Inhabitatio Dei: A Real 9/11 Reflection---
Dan has what I’d consider to be a reflection on 9/11 that really has some substance:As today, is September 11th, I thought I would engage in a bit of remembering — it is, after all, important to recall moments of our history, for this is the story in which we live.
On this day in 1973, Augusto Pinochet’s American-backed coup overthrew the democratically elected government of Salvador Allende. This resulted in seventeen years of torture, terror, and disappearances in Chile, and (according to people like Milton Friedman, who saw Chile as a textbook example of the type of world he wished to create) set a precedent for the way in which the United States acted in Latin America (particularly in the ’70s and ’80s… although they are at it again, as Obama’s government backed the Honduran coup which overthrew the democratically elected government of Manuel Zelaya in June of this year).
Sponsoring terror, imposing military rule, depriving local populations of their rights, their food, their land, their livelihood, their health, their children and their lives… this is the way that the US continues to engage with the world at large. It is enough to make some people want to fly planes into buildings. Which, not altogether surprisingly, is what happened on another September 11th.
Posted in American Politics, Peacemaking.
By Halden – September 11, 2009
Threads from Henry's Web: The Problem with Revenge---preview:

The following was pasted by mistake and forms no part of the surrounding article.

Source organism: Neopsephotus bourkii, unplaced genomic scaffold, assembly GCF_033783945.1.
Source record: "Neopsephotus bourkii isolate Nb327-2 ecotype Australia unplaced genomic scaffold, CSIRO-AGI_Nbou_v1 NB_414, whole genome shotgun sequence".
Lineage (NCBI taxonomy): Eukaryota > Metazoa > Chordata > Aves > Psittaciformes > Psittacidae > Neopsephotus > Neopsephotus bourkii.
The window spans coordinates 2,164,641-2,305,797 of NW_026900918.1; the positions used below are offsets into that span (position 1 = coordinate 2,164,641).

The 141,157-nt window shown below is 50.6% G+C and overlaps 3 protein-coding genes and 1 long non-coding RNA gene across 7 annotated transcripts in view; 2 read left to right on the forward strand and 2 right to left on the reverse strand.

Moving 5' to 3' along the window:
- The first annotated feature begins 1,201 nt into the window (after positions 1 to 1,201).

It’s 9/11 and the events eight years ago are on most people’s minds. Many Christians will be praying today, as my wife wrote in her devotional. What will those prayers consist of? What is a Christian response?
Shortly before the second gulf war began, I wrote an essay simply titled Revenge! I want to quote from it here:As a nation, we have been living in the role of Michael Palin’s character. We see the bad guys in our sights and we shout “Revenge!” in the hope that when revenge has taken place we will be safer, life will return to pre-9/11 normalcy, and we can forget all about this extra security. Most of us know this won’t be the case, but that doesn’t stop the wishful thinking.
This was illustrated during the bombing of Afghanistan, and later during the ground war. Repeatedly the reporters would ask various military spokesmen whether they had caught or killed Osama bin Laden yet. The answer? Nobody knew. But why was that the question? Did we really think that a bombing campaign could be so targeted as to kill a single individual? Sure, he might die, but bombs are not weapons of assassination in the normal course of events. Did we think that if Osama were caught or killed that the terrorism would end? Surely we aren’t that naive!
But there is that little program in our brains that wants to yell “Revenge!” and expects that life will be a little sweeter when it is accomplished.
In some ways we face a similar situation with Iraq. I know there is a powerful motivation for revenge. I am a veteran of the 1991-1992 gulf war. It annoys me every time I see Saddam Hussein expressing himself on television. I confess I wouldn’t mind having the driver’s seat of a steam roller with Saddam’s feet stuck in setting cement. I’d yell “Revenge!” and “Take that!” and roll over him, and on the other side I’d feel good!
But then would my family be any safer? Would my country be more secure? Would anything be more normal when all was said and done? Very likely not.
I need to let that resentment go. I need to tone down the shout “Revenge!” I need to consider what will actually make things more secure.
Finally here are 2 posts of mine on the subject from last year: TheoPoetic Musings: 9-11 Remembered and TheoPoetic Musings: 9-11 Continued.